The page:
within several hours of birth.

- All drugs cross the placenta and affect the baby.

- When the cord is cut, the infant is left with trace amounts of any
  drugs that were being given to the mother at the time of birth.

- The infant's immature organs must detoxify the drugs.

- The infant's immature brain can be affected by his mother's drug use
  during labor and delivery.

-------  End of quote.

They go on to admit that they do NOT know for sure the short and
long-term effects of epidurals on the infant.  But they quote several
interviews with delivery nurses who are sure that the babies look
woozier and do not suck as well when epidurals are used.

They also quote a few studies on the effects of drugs during
pregnancy.  Most notably...

  "Working with Sarah Broman, a psychologist at the National Institutes
  of Health, Brackbill analyzed data from a study of 53,000 women who
  gave birth at 12 different teaching hospitals between 1959 and 1966.
  Broman and Brackbill studied the data on the 3500 women in the
  project who were the healthiest and who had the most uncomplicated
  pregnancies, labors, and deliveries, trying to rule out the
  possibility that any results showing damage to babies would be due to
  complicated pregnancies or deliveries.  In this select, healthy
  group, they found that obstetrical drugs affect the children's
  behavior through at least 7 years of age.  Among the older children
  whose mothers had received drugs during labor and delivery, there
  were lower reading and spelling scores, and lower scores on a
  visual-monitor test."

The book cites many other instances where it definitely looks possible
that epidurals can cause brain damage.  So, to the guy who accused me
of "creating an irresponsible panic", read up.  It's not conclusive,
but it *might* be true, and it isn't just from idle yammering.

This book also includes a very good discussion of the economic
corruption that prompts hospitals to promote epidurals.  They discover
that unless they do a lot of them, they can't afford to keep their
anesthesiologists on staff.  They also make money doing them.  One case
cited interviews with nurses who were sharply criticized if they even
informed patients of the potential risks of epidurals, including one
nurse who was fired for this.  It is UNTRUE that epidural anesthesia
does not cross the placenta to the baby, an oft-touted belief that I
have seen in pamphlets and on this net.  It is not even clear that its
effects are any less than any of the common pain-killing narcotics given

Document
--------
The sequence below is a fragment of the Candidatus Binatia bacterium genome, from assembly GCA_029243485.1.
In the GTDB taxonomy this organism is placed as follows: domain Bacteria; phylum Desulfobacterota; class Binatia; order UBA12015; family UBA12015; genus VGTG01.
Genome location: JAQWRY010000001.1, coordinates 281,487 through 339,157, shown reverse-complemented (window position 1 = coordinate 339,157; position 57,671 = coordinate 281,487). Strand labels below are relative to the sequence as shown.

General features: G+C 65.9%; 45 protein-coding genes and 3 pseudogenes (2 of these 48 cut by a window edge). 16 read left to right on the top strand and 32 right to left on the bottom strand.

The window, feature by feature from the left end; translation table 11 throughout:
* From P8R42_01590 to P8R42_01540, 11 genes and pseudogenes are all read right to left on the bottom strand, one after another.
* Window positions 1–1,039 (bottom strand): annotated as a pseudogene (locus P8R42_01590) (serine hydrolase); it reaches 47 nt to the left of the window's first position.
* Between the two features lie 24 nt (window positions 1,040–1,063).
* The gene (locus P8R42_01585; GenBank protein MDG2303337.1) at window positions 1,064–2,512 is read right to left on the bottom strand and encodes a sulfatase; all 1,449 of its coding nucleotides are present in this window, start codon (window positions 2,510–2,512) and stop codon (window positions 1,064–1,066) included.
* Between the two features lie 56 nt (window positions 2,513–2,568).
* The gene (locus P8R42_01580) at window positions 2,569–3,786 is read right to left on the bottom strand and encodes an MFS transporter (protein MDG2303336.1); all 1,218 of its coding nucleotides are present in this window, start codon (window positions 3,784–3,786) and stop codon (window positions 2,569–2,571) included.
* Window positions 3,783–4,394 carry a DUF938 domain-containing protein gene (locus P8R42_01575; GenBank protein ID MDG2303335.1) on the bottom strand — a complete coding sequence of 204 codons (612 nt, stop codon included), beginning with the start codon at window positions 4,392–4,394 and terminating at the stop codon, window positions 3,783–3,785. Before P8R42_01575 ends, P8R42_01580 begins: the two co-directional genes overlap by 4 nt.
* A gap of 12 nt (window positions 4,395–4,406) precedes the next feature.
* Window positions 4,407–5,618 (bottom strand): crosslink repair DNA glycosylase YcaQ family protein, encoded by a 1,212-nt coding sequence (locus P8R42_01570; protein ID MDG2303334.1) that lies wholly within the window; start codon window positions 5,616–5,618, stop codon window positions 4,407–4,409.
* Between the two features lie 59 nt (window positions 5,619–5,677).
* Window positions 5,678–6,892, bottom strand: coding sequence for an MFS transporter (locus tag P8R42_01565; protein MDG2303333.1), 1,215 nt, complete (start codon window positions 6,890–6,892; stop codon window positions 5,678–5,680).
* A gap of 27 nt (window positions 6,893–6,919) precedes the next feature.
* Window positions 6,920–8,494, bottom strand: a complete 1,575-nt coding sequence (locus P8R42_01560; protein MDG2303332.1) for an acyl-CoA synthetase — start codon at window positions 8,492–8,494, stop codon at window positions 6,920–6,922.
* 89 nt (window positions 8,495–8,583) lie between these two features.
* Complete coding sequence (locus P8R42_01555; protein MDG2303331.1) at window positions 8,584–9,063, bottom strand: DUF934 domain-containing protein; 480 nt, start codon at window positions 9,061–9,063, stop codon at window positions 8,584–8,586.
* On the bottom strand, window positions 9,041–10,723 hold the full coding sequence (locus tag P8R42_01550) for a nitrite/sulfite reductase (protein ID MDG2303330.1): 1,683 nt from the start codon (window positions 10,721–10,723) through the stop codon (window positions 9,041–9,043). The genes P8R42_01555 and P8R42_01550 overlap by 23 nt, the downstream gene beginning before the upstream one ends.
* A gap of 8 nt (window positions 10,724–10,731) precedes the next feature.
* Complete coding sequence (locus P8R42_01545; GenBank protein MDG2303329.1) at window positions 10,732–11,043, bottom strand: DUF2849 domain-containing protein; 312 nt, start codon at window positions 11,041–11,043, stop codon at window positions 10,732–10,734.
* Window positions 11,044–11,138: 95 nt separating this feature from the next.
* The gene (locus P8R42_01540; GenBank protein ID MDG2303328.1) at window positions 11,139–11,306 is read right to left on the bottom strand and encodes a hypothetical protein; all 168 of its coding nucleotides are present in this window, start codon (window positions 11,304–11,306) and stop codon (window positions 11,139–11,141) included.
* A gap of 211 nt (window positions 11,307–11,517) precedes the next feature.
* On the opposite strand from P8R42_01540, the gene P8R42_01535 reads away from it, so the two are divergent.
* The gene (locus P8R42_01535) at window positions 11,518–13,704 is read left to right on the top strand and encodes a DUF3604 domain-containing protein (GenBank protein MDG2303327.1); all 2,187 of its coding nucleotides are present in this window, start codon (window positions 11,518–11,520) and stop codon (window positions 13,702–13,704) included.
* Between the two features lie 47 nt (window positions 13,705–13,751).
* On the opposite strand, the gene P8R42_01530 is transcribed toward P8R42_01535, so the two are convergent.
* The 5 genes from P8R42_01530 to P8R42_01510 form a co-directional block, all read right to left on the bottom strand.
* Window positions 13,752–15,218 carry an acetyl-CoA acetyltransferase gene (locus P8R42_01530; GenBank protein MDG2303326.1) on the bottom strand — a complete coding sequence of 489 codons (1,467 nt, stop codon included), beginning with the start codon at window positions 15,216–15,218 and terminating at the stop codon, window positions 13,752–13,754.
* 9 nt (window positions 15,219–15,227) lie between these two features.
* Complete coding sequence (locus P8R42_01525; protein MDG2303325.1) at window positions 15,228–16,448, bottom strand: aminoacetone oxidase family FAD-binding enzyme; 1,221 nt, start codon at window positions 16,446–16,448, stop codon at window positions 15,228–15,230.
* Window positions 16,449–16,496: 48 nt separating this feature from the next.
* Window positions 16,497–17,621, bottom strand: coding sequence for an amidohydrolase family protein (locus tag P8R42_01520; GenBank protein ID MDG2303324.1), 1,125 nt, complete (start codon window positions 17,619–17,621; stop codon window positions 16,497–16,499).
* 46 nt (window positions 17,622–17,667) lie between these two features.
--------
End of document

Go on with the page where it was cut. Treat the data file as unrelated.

during birth.

My one critism is your reprinting of the data from (I believe) "A Good
Birth a Safe Birth" that found a connection between labor medication
and learning disabilities.  That study looked at children born in the
late '50's and early '60's. At that time medication was FAR heavier
than today. Women were routinely heavily doped during early labor, and
drugged into total unconciousness during delivery. The spinals that
were routinely given almost ALWAYS required forceps delivery. Things
today are very different, with drugs being used in much lower dosages
and most women able to push during their epidurals. If there is, in
fact a connection, it is almost certainly dose related, and the risks
from modern medications VERY slight.

My sister had an epidural in her first labor (expensive female OB, big
NYC private hospital, unproductive labor for 12 hours (probably
prodromal in light of her subsequent labors), amniotomy, pitocin, and
something in the demoral family).  She had a strong reaction to the
epidural.  Her blood pressure plummeted and she stopped breathing.
They literally tore the baby out -- she couldn't have sex for six

With her next two babies she went to a midwifery practice and stayed
home until in full-blown labor.  No medication, minimal tearing, no

I know lots of women who have had blissfully pain-free births thanks
to epidurals ("I wanted to name my baby after the anesthesiologist").
I always interpret this as meaning that they gambled and won.

Informally, as a La Leche League leader I have found that a very high
percentage of moms who've had epidurals have very sleepy hard to nurse
newborns and this seems to last up to 4 weeks.  There is just not
enough hard research on it!!!  Also, I wonder what makes a woman wish
to be unable to FEEL, as in numbing one from the total experience.

I am unable to speak for La Leche League Int. but at the '94 Texas LLL
conference research into epidurals was mentioned as the #2 need as far
as unknown effects, first only AIDS & breastfeeding. 

The whole idea of numbing oneself is that these women and I have met
MANY is that they plan on getting an epidural as early in labor as
possible and not feel a thing and a catheter is yucky but that is the
ONLY side effect of epidural.  Drs and nurses will swear up and down
that an epidural is 100% safe and has no side effects and is not a drug
in that it won't reach the baby.  My question is why do so many women
not want to be in charge of their bodies/births/ babies' health???Ina
May Gaskin speaks of an epidural epidemic, and women here really buy
into it. 

My last baby was born at home and weighed 10# 6oz and let me tell you
that was incredible agony and I didn't think I could make it either.
But I did (4th baby and 10 hrs of intense pain including 4 hours at 8cm
with a swollen cervix, baby had 15 and 1/4 " head!)and now I know I can
do anything!

My experience with an epidural was very positive.  It did slow down
labor, however, requiring the use of pitocin.  Once the the pitocin was
administered, labor went quite quickly.  The epidural did not inhibit
the baby's progress down the birth canal.  When it came time to push, I
could definitely feel enough to push, and could move my legs (although
they were numb.) I really don't feel like I missed out on the birth